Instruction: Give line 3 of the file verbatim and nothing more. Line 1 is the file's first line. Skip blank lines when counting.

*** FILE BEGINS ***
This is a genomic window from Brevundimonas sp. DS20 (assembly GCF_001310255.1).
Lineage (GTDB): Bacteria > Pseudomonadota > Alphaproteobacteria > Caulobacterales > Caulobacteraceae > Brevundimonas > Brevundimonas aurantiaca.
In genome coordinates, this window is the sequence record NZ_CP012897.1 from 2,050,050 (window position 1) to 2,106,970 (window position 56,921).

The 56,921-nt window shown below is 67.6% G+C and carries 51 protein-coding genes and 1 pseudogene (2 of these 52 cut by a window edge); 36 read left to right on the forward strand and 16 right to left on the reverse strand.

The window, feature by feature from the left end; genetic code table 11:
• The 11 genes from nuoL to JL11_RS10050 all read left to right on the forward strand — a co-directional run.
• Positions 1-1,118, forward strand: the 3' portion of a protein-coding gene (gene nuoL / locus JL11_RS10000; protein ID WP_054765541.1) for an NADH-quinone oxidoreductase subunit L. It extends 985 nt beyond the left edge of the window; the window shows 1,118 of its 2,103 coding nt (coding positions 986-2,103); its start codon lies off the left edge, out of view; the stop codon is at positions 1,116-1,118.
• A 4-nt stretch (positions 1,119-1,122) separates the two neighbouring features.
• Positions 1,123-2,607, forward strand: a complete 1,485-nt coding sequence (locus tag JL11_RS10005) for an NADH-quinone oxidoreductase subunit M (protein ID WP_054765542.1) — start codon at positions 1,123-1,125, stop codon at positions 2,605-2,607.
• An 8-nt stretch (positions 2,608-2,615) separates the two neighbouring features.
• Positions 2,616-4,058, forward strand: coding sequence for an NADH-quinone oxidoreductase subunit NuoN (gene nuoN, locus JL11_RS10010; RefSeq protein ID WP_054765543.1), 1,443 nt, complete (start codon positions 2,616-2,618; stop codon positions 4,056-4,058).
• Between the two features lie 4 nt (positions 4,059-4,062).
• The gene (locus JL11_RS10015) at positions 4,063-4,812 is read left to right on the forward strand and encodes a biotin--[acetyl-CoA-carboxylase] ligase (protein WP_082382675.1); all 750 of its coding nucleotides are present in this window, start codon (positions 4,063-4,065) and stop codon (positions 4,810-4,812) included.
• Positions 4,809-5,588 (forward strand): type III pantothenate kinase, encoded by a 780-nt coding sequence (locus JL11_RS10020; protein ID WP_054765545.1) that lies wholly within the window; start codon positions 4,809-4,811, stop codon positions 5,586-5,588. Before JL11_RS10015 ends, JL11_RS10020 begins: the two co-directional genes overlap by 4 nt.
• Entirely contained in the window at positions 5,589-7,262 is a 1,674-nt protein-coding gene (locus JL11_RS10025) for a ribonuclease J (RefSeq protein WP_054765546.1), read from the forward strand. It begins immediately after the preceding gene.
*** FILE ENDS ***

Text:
In genome coordinates, this window is the sequence record NZ_CP012897.1 from 2,050,050 (window position 1) to 2,106,970 (window position 56,921).